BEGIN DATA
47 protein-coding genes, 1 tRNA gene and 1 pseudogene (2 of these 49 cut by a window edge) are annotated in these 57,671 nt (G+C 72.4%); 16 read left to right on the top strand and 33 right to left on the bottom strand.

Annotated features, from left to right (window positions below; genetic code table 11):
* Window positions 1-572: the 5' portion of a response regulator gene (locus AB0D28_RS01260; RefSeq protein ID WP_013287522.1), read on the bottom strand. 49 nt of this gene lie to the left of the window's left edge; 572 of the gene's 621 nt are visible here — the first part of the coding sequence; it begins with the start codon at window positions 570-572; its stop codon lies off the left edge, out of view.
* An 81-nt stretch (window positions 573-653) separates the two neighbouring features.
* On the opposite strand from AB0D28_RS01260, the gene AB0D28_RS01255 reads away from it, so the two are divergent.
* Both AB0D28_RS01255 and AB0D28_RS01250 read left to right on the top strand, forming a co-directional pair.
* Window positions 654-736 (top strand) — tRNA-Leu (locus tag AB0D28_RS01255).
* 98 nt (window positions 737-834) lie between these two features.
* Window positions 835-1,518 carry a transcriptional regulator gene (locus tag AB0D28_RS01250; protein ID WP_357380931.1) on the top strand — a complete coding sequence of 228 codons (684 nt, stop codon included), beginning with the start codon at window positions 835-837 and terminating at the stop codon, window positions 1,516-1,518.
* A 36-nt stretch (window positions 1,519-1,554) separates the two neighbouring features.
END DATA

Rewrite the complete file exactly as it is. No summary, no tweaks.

47 protein-coding genes, 1 tRNA gene and 1 pseudogene (2 of these 49 cut by a window edge) are annotated in these 57,671 nt (G+C 72.4%); 16 read left to right on the top strand and 33 right to left on the bottom strand.

Annotated features, from left to right (window positions below; genetic code table 11):
* Window positions 1-572: the 5' portion of a response regulator gene (locus AB0D28_RS01260; RefSeq protein ID WP_013287522.1), read on the bottom strand. 49 nt of this gene lie to the left of the window's left edge; 572 of the gene's 621 nt are visible here — the first part of the coding sequence; it begins with the start codon at window positions 570-572; its stop codon lies off the left edge, out of view.
* An 81-nt stretch (window positions 573-653) separates the two neighbouring features.
* On the opposite strand from AB0D28_RS01260, the gene AB0D28_RS01255 reads away from it, so the two are divergent.
* Both AB0D28_RS01255 and AB0D28_RS01250 read left to right on the top strand, forming a co-directional pair.
* Window positions 654-736 (top strand) — tRNA-Leu (locus tag AB0D28_RS01255).
* 98 nt (window positions 737-834) lie between these two features.
* Window positions 835-1,518 carry a transcriptional regulator gene (locus tag AB0D28_RS01250; protein ID WP_357380931.1) on the top strand — a complete coding sequence of 228 codons (684 nt, stop codon included), beginning with the start codon at window positions 835-837 and terminating at the stop codon, window positions 1,516-1,518.
* A 36-nt stretch (window positions 1,519-1,554) separates the two neighbouring features.